China and Inner Asia
Organized Panel Session
Studies of the relationship between the center and periphery in imperial China tend to hinge on the tenuous assumption that there exists a clear-cut distinction between two stagnant geographic entities and their populations. This presumed duality between static concepts is inherently problematic. Our interdisciplinary panel demonstrates that the travel of objects, texts and practices profoundly altered the center-periphery dynamics as the travelling agents assumed new social meanings upon their entry into novel cultural spheres, particularly at times when the border-periphery relationship was instrumental to political discourse.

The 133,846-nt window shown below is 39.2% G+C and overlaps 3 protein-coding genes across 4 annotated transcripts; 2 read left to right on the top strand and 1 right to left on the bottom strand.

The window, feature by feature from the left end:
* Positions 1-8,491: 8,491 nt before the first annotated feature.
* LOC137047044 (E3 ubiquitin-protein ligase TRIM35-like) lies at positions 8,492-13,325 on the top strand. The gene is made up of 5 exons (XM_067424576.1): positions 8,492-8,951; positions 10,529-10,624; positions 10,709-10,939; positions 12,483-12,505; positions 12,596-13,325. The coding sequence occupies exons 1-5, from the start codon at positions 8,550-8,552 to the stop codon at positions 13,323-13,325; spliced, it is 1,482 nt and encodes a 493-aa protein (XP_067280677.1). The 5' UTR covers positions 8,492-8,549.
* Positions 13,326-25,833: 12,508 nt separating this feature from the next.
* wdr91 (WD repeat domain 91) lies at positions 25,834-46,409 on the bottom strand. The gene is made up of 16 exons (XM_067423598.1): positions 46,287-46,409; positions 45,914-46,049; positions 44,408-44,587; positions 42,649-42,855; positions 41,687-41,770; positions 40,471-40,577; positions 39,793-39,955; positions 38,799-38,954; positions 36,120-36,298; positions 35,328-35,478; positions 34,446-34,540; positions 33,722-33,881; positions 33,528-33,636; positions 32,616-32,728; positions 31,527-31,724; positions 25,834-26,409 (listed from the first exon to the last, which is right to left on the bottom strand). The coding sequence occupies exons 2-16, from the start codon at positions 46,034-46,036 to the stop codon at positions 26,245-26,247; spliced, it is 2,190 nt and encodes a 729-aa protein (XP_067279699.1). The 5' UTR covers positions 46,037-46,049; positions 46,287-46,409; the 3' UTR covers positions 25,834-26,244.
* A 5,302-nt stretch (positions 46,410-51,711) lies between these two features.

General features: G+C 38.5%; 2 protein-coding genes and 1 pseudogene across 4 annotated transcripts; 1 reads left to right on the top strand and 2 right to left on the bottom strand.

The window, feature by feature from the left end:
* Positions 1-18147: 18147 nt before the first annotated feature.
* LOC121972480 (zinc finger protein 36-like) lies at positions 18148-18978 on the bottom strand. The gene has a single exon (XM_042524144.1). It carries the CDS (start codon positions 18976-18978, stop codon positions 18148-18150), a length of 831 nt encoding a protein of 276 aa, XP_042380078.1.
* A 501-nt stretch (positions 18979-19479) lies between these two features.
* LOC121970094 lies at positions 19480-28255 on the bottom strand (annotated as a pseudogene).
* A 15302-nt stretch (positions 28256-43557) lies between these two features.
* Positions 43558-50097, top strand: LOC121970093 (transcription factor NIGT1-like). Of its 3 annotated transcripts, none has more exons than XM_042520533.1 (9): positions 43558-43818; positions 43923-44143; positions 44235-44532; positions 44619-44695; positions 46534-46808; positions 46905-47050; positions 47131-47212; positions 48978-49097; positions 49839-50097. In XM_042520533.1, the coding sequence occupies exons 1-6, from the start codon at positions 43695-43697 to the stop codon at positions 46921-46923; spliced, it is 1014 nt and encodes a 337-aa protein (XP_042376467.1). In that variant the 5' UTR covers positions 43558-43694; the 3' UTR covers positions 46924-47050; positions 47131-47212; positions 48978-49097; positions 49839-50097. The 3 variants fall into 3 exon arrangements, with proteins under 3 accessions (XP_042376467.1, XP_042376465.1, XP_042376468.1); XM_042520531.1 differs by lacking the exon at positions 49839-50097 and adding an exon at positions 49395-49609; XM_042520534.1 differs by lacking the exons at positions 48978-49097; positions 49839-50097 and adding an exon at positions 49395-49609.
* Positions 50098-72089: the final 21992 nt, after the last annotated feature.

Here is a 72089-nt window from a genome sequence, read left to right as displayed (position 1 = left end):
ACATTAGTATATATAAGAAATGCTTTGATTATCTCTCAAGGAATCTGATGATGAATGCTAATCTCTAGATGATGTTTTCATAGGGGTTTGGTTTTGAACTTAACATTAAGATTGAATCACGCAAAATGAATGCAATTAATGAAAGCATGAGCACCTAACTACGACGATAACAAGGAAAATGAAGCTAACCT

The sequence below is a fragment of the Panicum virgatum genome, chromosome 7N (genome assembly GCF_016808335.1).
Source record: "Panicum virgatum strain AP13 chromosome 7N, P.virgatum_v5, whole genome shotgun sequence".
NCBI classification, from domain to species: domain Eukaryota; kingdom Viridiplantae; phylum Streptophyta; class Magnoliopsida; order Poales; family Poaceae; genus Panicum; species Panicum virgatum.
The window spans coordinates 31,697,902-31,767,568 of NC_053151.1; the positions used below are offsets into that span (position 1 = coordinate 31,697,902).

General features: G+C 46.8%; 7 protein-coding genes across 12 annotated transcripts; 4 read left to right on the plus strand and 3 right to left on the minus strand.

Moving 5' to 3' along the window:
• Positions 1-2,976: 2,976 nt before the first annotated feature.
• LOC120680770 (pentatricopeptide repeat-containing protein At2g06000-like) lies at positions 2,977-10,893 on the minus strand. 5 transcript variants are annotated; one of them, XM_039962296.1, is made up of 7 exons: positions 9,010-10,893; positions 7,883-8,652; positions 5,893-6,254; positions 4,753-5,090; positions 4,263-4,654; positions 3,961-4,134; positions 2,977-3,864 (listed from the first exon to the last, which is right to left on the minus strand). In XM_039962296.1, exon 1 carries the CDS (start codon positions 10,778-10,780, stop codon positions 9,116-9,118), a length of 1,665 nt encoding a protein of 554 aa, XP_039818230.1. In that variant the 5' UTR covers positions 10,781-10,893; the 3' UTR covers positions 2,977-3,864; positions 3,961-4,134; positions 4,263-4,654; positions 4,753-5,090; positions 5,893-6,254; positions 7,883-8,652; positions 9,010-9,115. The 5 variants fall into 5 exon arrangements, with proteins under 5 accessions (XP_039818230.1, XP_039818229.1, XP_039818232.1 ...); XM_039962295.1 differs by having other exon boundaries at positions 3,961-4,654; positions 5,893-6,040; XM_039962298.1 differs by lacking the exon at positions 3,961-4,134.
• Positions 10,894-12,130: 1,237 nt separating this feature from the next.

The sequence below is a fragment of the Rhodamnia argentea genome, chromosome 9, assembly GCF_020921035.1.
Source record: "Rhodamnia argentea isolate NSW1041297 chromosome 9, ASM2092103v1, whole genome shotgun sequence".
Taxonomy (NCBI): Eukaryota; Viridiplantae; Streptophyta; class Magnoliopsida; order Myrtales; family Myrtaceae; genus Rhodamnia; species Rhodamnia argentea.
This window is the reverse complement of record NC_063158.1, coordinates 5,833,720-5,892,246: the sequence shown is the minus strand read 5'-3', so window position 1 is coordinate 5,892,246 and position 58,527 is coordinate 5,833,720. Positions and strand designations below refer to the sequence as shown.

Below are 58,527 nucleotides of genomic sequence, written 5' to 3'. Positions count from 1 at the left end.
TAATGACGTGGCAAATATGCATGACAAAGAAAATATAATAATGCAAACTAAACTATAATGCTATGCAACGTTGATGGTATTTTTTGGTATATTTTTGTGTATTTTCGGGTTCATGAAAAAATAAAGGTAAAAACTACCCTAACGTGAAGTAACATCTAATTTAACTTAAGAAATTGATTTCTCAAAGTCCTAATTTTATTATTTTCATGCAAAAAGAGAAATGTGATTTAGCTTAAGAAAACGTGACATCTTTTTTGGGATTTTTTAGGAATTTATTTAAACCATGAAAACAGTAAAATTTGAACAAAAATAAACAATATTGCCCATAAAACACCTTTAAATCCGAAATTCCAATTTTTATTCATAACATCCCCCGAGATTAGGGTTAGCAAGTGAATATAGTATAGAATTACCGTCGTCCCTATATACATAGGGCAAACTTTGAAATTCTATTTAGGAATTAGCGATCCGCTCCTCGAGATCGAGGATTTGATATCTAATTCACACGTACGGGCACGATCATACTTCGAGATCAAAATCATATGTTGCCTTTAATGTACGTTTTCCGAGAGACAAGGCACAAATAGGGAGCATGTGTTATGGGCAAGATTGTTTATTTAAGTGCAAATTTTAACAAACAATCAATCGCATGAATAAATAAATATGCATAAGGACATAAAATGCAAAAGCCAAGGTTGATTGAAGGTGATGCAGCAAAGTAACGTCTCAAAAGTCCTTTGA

Andreeva’s study proposes the concept of a “double periphery” in the Warring States as sedentary elites in the northern frontier zone consolidated their political clout by adapting elements from nomadic art, thus envisioning themselves as a center with a nomadic periphery rather than a periphery to a single Chinese center. Zhang explores an Inner Mongolian cemetery dated to the Northern Wei as evidence that the fusion of burial concepts from various external origins turned the imagined periphery into a center in its own right. Mi examines how structural innovation of the “fu” (rhapsody) lent marginalized literati in Yuan authority to destabilize correlations between cultural and geographic centers. While they elevated the first-time imperial capital Dadu as the empire's cultural hub during political stability, this geographic association immediately dissolved after the Dynasty fell into disorder. Pratte’s study of Qing mapping projects related to the Mongolian frontier territories shows the crucial role and agency of local actors in the negotiation of mapping practices endorsed by the imperial center.